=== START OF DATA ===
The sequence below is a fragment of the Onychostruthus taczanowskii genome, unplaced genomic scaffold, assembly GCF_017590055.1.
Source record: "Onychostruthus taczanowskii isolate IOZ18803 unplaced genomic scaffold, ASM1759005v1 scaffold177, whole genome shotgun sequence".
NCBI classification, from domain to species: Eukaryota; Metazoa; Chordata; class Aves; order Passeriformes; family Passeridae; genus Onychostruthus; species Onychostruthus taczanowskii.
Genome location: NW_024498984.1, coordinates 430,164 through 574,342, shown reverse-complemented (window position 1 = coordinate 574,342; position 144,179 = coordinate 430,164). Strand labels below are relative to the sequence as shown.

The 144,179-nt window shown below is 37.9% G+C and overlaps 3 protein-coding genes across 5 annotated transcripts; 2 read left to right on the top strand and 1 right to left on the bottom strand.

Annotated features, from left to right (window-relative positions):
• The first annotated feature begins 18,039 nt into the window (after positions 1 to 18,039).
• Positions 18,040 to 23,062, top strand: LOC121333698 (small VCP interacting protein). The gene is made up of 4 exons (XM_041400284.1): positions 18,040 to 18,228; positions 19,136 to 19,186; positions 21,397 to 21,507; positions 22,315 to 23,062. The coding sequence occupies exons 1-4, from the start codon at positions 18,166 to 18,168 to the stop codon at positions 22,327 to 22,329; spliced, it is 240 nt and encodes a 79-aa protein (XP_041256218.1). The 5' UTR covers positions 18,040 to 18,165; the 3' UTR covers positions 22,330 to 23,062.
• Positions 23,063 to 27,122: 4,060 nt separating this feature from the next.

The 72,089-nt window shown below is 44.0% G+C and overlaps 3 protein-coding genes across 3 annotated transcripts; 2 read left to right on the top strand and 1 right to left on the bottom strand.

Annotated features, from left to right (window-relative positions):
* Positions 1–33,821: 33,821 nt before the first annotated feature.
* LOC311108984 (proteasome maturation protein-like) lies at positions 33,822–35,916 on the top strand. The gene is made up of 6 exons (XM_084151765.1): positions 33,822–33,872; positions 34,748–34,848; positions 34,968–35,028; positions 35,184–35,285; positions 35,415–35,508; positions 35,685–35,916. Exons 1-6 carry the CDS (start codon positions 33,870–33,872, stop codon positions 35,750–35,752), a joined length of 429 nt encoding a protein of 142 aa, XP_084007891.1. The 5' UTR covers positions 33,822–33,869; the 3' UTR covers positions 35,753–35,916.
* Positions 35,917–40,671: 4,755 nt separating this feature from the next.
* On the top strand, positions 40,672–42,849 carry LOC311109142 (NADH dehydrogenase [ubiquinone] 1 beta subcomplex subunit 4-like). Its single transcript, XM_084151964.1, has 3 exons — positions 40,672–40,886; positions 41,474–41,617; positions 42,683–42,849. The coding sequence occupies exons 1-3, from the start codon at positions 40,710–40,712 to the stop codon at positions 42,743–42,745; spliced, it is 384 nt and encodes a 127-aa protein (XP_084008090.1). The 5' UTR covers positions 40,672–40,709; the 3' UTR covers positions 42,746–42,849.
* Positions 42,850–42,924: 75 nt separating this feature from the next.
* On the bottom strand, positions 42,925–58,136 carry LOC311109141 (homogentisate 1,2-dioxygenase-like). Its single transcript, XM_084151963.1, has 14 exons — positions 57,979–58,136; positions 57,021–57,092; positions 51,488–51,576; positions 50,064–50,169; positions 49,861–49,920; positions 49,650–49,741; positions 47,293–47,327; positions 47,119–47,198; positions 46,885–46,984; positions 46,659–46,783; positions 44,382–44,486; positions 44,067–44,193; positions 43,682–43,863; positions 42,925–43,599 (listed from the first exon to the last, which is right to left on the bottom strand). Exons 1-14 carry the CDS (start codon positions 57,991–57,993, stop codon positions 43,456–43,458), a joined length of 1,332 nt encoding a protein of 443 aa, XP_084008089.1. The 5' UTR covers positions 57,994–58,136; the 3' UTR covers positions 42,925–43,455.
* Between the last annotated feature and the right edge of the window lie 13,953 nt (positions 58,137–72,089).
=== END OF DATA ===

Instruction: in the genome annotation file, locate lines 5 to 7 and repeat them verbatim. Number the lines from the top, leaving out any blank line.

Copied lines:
The 144,179-nt window shown below is 37.9% G+C and overlaps 3 protein-coding genes across 5 annotated transcripts; 2 read left to right on the top strand and 1 right to left on the bottom strand.

Annotated features, from left to right (window-relative positions):
• The first annotated feature begins 18,039 nt into the window (after positions 1 to 18,039).